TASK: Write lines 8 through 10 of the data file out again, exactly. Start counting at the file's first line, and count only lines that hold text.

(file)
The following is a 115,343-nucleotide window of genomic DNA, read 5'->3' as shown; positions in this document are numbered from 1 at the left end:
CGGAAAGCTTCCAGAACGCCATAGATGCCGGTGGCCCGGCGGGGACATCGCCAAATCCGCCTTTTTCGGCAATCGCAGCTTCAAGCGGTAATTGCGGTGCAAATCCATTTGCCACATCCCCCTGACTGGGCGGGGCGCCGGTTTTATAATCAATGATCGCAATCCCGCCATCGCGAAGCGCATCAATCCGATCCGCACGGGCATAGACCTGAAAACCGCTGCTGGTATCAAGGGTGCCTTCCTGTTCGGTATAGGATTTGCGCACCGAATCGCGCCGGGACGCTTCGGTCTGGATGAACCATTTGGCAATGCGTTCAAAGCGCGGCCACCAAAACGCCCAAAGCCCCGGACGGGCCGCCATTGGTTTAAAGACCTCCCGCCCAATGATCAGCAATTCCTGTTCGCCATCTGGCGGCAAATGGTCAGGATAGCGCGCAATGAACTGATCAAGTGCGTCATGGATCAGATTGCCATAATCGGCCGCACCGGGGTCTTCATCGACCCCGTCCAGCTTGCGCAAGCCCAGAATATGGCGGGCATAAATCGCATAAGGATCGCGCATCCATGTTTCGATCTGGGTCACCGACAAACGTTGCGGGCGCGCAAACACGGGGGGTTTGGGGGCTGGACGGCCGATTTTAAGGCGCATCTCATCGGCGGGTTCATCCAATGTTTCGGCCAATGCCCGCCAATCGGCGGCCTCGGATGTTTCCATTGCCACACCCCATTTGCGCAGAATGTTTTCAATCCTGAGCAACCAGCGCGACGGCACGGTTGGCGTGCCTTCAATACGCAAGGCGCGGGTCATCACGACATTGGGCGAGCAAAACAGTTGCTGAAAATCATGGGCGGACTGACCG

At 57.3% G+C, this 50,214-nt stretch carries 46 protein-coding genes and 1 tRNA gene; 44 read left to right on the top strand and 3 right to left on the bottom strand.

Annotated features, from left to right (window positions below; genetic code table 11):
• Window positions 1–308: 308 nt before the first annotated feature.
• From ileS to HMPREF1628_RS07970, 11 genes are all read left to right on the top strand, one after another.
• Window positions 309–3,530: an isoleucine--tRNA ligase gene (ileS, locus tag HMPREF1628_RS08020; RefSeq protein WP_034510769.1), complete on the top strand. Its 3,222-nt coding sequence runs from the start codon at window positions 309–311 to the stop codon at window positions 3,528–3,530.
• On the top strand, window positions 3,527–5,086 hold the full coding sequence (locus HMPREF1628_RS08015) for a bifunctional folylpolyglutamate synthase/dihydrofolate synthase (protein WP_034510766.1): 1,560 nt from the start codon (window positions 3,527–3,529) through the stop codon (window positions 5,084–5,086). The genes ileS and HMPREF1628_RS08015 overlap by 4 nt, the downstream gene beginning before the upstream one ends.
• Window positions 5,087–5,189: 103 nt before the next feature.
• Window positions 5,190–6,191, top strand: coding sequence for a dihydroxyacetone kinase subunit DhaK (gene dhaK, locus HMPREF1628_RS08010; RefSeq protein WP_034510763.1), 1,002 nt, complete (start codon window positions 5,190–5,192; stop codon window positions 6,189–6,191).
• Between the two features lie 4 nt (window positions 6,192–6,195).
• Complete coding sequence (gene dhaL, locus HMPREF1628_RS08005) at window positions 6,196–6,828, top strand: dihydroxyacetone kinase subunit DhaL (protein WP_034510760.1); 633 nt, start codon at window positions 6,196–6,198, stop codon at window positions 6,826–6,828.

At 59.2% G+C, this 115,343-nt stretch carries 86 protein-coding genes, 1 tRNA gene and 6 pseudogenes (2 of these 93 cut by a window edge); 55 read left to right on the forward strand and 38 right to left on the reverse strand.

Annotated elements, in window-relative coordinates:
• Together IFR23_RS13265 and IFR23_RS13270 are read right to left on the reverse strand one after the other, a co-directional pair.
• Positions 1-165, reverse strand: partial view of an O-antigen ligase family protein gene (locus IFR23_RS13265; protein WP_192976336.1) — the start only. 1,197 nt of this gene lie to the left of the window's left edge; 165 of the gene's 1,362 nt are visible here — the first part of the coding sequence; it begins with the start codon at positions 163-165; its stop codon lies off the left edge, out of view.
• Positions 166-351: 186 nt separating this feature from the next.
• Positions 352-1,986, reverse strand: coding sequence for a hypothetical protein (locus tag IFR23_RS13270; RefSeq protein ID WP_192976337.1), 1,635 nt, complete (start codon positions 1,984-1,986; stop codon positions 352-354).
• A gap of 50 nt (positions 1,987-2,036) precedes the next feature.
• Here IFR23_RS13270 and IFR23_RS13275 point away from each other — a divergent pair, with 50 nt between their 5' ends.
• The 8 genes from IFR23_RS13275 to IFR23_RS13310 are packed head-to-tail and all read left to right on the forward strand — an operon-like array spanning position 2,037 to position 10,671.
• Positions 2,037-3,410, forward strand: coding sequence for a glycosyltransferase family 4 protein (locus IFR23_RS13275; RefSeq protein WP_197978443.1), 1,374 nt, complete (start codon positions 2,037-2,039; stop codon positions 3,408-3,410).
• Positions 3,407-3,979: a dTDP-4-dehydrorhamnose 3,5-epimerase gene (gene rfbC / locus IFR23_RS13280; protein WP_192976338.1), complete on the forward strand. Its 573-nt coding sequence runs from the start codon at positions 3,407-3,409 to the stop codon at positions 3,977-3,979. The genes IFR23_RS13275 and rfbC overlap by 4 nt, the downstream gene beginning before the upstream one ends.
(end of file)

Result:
• On the top strand, window positions 3,527–5,086 hold the full coding sequence (locus HMPREF1628_RS08015) for a bifunctional folylpolyglutamate synthase/dihydrofolate synthase (protein WP_034510766.1): 1,560 nt from the start codon (window positions 3,527–3,529) through the stop codon (window positions 5,084–5,086). The genes ileS and HMPREF1628_RS08015 overlap by 4 nt, the downstream gene beginning before the upstream one ends.
• Window positions 5,087–5,189: 103 nt before the next feature.
• Window positions 5,190–6,191, top strand: coding sequence for a dihydroxyacetone kinase subunit DhaK (gene dhaK, locus HMPREF1628_RS08010; RefSeq protein WP_034510763.1), 1,002 nt, complete (start codon window positions 5,190–5,192; stop codon window positions 6,189–6,191).